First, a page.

Improvement of a python package to provide multiple standardized interpolation methods for atmospheric chemistry models

Improvement of a python package to provide multiple standardized interpolation methods for atmospheric chemistry models

Project reference: 2106

The NMMB/MONARCH (formerly NMMB/BSC-Dust) (Pérez et al., 2011; Haustein et al., 2012) is an online multi-scale atmospheric dust model designed and developed at the Barcelona Supercomputing Center (BSC-CNS) in collaboration with the NOAA’s National Centers for Environmental Prediction (NCEP), the NASA’s Goddard Institute for Space Studies and the International Research Institute for Climate and Society (IRI). The dust model is fully embedded into the Non-hydrostatic Multiscale Model NMMB developed at NCEP (Janjic, 2005; Janjic and Black, 2007; Janjic et al., 2011) and is intended to provide short to medium-range dust forecasts for both regional and global domains.

This model is used at the Earth Sciences department as a research tool and as a forecasting model ( The model uses different datasets as inputs and there is a previous work of interpolating these outputs to a common grid. Furthermore, once the model finishes, the user can retrieve the output in different grid configuration and vertical distribution. To complete all these tasks, the Computational Earth Sciences department has been developing the Interpolation Tool (IT) in Python. This tool uses a wide range of interpolation methods to provide flexibility to the atmospheric scientists.

The goal of the project is to extend the flexibility of the current tool, providing an API to be called from other tools or services, not only stand-alone by the MONARCH model, and decouple the current implementation from external tools as CDO or ESMPy. The candidate will work on the mathematical aspects of the tool and the computational performance to perform post-processes in a big files in an optimal way and improve parallelization, especially regarding the horizontal interpolation, working on techniques of domain decomposition.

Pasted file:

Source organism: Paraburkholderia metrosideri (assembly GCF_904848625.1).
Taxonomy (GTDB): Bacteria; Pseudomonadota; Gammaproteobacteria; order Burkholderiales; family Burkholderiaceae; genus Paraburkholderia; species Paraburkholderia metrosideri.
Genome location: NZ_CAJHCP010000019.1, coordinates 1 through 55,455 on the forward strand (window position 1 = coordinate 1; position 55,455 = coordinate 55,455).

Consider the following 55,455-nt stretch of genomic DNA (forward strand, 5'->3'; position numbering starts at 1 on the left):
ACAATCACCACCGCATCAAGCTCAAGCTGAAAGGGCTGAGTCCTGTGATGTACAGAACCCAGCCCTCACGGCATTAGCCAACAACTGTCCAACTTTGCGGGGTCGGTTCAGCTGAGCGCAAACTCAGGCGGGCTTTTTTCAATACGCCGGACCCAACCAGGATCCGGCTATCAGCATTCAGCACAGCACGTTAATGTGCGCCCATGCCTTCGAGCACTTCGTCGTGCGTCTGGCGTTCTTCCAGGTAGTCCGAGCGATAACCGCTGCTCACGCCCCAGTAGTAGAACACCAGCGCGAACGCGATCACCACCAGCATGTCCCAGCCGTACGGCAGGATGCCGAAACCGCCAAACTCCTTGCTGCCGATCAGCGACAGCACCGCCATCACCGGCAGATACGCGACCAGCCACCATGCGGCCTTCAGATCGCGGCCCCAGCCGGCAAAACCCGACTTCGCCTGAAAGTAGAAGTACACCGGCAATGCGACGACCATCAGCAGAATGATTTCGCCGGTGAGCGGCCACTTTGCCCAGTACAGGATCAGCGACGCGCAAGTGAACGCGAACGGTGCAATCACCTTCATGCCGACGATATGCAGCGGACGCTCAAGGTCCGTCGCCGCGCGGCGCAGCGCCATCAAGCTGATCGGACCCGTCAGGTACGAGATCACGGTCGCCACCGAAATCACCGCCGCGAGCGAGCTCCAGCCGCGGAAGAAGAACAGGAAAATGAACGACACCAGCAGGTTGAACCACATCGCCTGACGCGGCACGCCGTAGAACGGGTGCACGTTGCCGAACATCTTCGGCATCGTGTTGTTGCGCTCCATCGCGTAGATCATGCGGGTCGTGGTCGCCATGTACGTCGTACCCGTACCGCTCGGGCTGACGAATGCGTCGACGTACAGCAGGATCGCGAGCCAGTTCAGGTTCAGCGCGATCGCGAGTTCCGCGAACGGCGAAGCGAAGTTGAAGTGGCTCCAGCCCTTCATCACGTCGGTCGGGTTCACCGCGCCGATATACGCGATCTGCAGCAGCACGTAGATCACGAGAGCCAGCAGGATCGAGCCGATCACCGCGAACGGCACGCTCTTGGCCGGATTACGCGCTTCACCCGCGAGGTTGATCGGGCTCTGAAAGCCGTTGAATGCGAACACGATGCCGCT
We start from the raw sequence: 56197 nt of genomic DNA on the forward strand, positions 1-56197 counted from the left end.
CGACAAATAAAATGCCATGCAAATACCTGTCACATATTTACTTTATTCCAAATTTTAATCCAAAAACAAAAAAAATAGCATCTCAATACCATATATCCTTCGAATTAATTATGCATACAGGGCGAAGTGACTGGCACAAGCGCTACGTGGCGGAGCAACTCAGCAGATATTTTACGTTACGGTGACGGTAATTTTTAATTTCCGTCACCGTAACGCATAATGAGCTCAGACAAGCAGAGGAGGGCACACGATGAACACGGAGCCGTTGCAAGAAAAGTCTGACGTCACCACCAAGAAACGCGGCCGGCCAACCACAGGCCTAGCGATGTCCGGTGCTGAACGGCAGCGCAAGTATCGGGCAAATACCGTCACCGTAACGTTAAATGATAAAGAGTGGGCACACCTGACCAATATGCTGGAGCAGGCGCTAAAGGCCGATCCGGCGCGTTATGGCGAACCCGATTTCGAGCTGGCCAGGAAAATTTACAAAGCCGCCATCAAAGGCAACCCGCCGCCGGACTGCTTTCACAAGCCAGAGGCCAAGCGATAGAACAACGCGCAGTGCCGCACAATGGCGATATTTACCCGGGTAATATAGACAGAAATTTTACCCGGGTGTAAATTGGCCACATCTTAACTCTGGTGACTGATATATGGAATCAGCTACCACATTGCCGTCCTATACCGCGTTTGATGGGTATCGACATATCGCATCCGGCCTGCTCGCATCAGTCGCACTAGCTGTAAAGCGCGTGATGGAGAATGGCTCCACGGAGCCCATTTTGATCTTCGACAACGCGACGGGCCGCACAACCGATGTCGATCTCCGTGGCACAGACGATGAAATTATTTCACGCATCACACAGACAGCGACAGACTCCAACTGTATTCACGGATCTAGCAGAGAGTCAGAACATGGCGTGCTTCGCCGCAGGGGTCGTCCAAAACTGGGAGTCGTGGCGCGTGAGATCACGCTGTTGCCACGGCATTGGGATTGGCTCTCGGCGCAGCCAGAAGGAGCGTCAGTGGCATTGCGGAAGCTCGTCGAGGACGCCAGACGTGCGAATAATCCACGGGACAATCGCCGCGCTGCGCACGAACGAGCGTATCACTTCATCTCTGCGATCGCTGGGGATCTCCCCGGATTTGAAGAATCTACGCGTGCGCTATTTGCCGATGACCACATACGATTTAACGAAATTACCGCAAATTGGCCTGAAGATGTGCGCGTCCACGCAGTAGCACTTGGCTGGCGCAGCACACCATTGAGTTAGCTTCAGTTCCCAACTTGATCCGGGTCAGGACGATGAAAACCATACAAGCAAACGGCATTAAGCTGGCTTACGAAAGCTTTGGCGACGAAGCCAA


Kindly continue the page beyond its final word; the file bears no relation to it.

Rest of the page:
Project Mentor: Kim Serradell Maronda

Project Co-mentor: Francesco Benincasa

Site Co-ordinator: Maria-Ribera Sancho and Carolina Olmopenate

Participants: Daniel Cortild, Brian O’Sullivan

Learning Outcomes:
The candidate will work in an operational project, within the Computational Earth Sciences team and will learn how to deal with earth system model outputs in an HPC environments as Mare Nostrum and other clusters, supporting different job schedulers and software stacks. In addition, the student will improve his mathematical knowledge and will learn how to profile and evaluate the computational performance of a given tool.

Student Prerequisites (compulsory):
Python developing skills.
Mathematical knowledge about interpolation methods.

Student Prerequisites (desirable):
Experience with HPC job submission.
Experience with Earth Sciences model formats (netCDF).
Experience as software engineer to develop a custom API.

Training Materials:
Python in High Performance Computing ( is a great course and will give a very valuable background to the student.


Week 1-2: discover BSC Earth infrastructure, learn to run the tool and explore different use case. Start looking the code to get familiar.
Week 3-4: Gather requirements for the API and start modifying the code to get rid of external dependencies.
Week 5-6: Develop API access and custom interpolation methods.
Week 7-8: Validate results and computational performance.

Final Product Description:
An improved version of the IT tool. This new version will have better performances, improved capabilities, remove external dependencies and will be easier to be used in other tools of the department with interpolation needs.

Adapting the Project: Increasing the Difficulty:
Start coupling the improved IT tool to the other department tools (i.e. Providentia).

Adapting the Project: Decreasing the Difficulty:
Get more support from the research engineers working in the development of the tool and focus only in the first part of the project (modifying the code to get rid of external dependencies and implementing custom methods).

The student will have accounts to access the Earth Sciences environment (including access to GitLab, wiki and storage) and an HPC account to MareNostrum and Nord3. Both accounts will be provided by the center.

*Online only in any case

BSC – Barcelona Supercomputing Center

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